Cambridge’s Museum of Zoology reopened in June 2018 after a multi-million pound refurbishment and several years’ worth of work. It is a fantastic place to take students and it is by no means the only world-class museum in our surrounds. Perhaps the most famous of the lot is the Fitzwilliam Museum, which boasts many international artifacts as well as paintings from Western Europe. Then there is the Museum of Archaeology and Anthropology, which has interesting temporary exhibitions. Other places of interest include Kettle’s Yard Gallery and the Scott Polar Research Institute. We at Stafford House Cambridge are based in the city centre and having all of these great cultural resources on our doorstep is great impetus to move learning outside the classroom.
Our core lessons at Stafford House give students the chance to study for three hours every day with the same teacher. This allows for extended practice on language points, thereby consolidating learning and maximizing retention. When my Elementary class were recently learning comparatives and superlatives, I thought, What better way to bring this grammar point to life than to visit the Museum of Zoology and compare the animals? This tied in well with the nature vocabulary we had studied the previous week and even introduced students to the learning styles of CLIL classrooms.
The largest, and arguably most impressive, museum in Cambridge is the Fitzwilliam Museum. It houses vast collections of art and artefacts from across the globe. Breaking it down into digestible pieces can be a challenge, but there are inventive ways to use it as a resource. A couple of years ago, I taught a small Upper Intermediate class with students who all had a passion for Ancient History. Again borrowing inspiration from CLIL courses, we watched videos in class about Ancient Greece, then went to the Fitzwilliam Museum and took photos, ready to make a short presentation, putting the artefact in its historical context. On another occasion, after practising ordinal numbers with a module of Elementary and Pre-Intermediate students, I took them to the Fitzwilliam Museum and went on a treasure hunt: students had to take selfies with artwork made in different centuries.
Trips to museums, even during class time, need not be restrictive in terms of outcome. The Museum of Archaeology and Anthropology has a permanent collection on its first and second floors and a collection of local history on half of its ground floor. The other part has temporary exhibitions, displaying art, artifacts and information on different topics of global interest. Some of the most rewarding visits here have been open-ended: allowing students to wander around and gravitate to anything which catches their eye. The homework is to write a summary of their thoughts as a review, or, for lower levels, a simple description. And one of the great things about the MAA, like the Museum of Zoology and Kettle’s Yard, is that it allows you to book a group visit free of charge.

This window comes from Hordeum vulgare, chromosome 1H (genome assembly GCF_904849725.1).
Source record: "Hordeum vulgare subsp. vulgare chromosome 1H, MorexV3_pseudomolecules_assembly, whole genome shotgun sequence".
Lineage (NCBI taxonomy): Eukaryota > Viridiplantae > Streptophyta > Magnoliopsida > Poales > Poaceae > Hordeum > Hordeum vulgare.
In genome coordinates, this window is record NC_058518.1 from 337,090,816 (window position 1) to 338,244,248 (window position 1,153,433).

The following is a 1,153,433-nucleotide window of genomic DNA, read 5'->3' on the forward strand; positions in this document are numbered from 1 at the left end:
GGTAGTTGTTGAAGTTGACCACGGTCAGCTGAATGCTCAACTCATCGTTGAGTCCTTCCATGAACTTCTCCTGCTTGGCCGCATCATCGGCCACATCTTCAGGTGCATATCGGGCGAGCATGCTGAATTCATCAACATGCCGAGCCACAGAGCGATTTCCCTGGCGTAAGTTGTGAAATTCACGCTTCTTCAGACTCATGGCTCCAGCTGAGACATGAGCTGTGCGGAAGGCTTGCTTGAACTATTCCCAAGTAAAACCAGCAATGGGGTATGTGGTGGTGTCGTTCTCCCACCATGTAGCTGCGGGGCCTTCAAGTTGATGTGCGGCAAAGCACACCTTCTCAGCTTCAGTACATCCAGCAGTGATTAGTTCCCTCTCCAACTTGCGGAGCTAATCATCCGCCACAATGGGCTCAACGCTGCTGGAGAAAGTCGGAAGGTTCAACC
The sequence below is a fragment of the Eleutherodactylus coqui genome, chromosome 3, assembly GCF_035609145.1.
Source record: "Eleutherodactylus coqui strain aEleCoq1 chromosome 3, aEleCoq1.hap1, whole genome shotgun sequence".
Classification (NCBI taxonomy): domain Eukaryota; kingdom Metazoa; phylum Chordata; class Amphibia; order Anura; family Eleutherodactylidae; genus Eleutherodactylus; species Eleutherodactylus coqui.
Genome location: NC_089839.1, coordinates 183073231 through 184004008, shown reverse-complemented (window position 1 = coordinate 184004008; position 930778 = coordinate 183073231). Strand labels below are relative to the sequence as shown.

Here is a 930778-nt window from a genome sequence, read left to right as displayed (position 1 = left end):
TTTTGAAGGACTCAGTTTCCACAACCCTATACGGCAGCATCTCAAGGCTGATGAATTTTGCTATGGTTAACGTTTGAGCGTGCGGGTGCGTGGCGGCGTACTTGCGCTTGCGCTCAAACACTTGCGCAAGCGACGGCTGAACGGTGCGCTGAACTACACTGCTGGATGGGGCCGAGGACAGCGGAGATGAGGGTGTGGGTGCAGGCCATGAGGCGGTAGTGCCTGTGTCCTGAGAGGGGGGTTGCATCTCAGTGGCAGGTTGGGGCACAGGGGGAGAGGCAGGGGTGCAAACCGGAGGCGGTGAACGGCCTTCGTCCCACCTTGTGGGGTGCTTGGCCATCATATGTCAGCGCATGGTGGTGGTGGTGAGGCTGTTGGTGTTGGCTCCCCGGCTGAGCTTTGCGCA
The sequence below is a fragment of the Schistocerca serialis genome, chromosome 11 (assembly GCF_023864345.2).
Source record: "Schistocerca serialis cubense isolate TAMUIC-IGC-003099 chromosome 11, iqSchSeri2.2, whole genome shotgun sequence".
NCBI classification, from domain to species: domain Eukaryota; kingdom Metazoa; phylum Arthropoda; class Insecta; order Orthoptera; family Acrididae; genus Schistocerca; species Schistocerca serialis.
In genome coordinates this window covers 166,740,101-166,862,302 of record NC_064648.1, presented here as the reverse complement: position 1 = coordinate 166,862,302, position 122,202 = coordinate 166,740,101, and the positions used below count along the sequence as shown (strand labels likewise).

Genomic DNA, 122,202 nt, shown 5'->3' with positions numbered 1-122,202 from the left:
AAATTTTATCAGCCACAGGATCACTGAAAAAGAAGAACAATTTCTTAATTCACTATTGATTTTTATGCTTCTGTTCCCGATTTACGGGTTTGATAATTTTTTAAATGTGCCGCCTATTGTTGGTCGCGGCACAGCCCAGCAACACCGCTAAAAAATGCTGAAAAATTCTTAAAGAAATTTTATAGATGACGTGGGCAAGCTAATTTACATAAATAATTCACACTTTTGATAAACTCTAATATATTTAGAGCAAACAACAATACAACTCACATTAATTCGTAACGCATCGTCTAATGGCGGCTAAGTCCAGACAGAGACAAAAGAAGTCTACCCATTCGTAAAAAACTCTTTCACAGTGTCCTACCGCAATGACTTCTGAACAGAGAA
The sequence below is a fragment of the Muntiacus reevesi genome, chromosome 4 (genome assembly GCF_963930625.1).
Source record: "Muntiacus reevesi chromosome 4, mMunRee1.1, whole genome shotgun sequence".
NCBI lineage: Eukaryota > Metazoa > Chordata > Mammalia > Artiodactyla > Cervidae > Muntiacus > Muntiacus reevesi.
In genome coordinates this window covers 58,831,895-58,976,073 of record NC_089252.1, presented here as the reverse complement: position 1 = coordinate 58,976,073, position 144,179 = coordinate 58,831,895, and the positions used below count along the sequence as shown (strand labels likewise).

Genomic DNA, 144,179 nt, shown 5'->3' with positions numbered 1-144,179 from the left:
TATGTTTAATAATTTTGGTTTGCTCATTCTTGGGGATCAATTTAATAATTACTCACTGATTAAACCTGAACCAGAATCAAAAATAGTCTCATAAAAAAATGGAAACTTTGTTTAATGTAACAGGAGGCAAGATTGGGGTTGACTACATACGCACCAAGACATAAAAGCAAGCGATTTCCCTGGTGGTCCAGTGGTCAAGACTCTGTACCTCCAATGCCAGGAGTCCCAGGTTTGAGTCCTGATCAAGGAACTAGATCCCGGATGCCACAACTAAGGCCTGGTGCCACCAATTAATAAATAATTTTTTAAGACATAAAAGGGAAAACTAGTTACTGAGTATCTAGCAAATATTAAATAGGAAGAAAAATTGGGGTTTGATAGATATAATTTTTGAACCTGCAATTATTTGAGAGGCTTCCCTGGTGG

Kettle’s Yard is best visited when you know what’s on offer at that moment in time. The entire gallery houses a temporary exhibition, so students may have wildly different responses from one visit to the next. It’s situated in the grounds of the former house of art collectors Jim and Helen Ede. The house is open most days, but between exhibitions, the gallery of Kettle’s Yard is closed to visitors. Being just up Bridge Street / Magdalene Street, it is the closest cultural centre to Stafford House Cambridge: a mere five-minute walk.
Last year, I had the good fortune to take my students to the Scott Polar Research Institute. Notifying the museum ahead of schedule, I was impressed to receive a link to various educational resources I could share with my students. As my class was of an Elementary / Pre-Intermediate level at the time, I had to choose wisely. But there was a lovely video of interviews of British scientists who had been on expeditions to Antarctica. We did an activity in class in which students had to listen out for key vocabulary words, before heading to the museum and seeing in person some of the objects shown in the video. There was a dress-up section at the museum and some students and I got into character. The visit left such an impression that one of my students later gave me a framed photograph of us as polar explorers as a leaving gift!
Thank you Teacher Greg for giving us an insider's look into a day in your class!